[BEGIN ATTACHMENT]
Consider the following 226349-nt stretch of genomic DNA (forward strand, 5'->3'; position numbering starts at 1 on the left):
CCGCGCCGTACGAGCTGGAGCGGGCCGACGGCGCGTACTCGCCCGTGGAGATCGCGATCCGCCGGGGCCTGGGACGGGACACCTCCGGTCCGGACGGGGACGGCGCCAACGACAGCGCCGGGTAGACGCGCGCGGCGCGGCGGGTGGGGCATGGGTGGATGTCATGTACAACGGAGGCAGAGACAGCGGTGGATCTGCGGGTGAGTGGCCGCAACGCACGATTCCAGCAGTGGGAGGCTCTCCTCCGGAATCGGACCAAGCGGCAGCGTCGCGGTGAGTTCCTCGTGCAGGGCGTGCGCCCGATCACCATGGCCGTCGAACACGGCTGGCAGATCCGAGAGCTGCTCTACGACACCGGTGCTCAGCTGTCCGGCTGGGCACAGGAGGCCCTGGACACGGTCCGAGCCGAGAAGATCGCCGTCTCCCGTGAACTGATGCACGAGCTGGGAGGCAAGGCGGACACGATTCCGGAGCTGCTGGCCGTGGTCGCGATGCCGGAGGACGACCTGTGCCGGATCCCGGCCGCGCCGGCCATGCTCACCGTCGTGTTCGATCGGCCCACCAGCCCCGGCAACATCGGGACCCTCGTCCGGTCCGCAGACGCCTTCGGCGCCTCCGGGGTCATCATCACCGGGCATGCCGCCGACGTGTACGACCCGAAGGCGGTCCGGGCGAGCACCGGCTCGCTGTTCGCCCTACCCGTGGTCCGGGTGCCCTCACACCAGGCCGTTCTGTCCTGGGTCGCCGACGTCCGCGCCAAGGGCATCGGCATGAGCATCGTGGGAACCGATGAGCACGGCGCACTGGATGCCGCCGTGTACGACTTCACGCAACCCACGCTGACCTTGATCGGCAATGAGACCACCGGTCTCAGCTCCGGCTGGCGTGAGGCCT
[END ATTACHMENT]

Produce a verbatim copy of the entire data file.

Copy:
Consider the following 226349-nt stretch of genomic DNA (forward strand, 5'->3'; position numbering starts at 1 on the left):
CCGCGCCGTACGAGCTGGAGCGGGCCGACGGCGCGTACTCGCCCGTGGAGATCGCGATCCGCCGGGGCCTGGGACGGGACACCTCCGGTCCGGACGGGGACGGCGCCAACGACAGCGCCGGGTAGACGCGCGCGGCGCGGCGGGTGGGGCATGGGTGGATGTCATGTACAACGGAGGCAGAGACAGCGGTGGATCTGCGGGTGAGTGGCCGCAACGCACGATTCCAGCAGTGGGAGGCTCTCCTCCGGAATCGGACCAAGCGGCAGCGTCGCGGTGAGTTCCTCGTGCAGGGCGTGCGCCCGATCACCATGGCCGTCGAACACGGCTGGCAGATCCGAGAGCTGCTCTACGACACCGGTGCTCAGCTGTCCGGCTGGGCACAGGAGGCCCTGGACACGGTCCGAGCCGAGAAGATCGCCGTCTCCCGTGAACTGATGCACGAGCTGGGAGGCAAGGCGGACACGATTCCGGAGCTGCTGGCCGTGGTCGCGATGCCGGAGGACGACCTGTGCCGGATCCCGGCCGCGCCGGCCATGCTCACCGTCGTGTTCGATCGGCCCACCAGCCCCGGCAACATCGGGACCCTCGTCCGGTCCGCAGACGCCTTCGGCGCCTCCGGGGTCATCATCACCGGGCATGCCGCCGACGTGTACGACCCGAAGGCGGTCCGGGCGAGCACCGGCTCGCTGTTCGCCCTACCCGTGGTCCGGGTGCCCTCACACCAGGCCGTTCTGTCCTGGGTCGCCGACGTCCGCGCCAAGGGCATCGGCATGAGCATCGTGGGAACCGATGAGCACGGCGCACTGGATGCCGCCGTGTACGACTTCACGCAACCCACGCTGACCTTGATCGGCAATGAGACCACCGGTCTCAGCTCCGGCTGGCGTGAGGCCT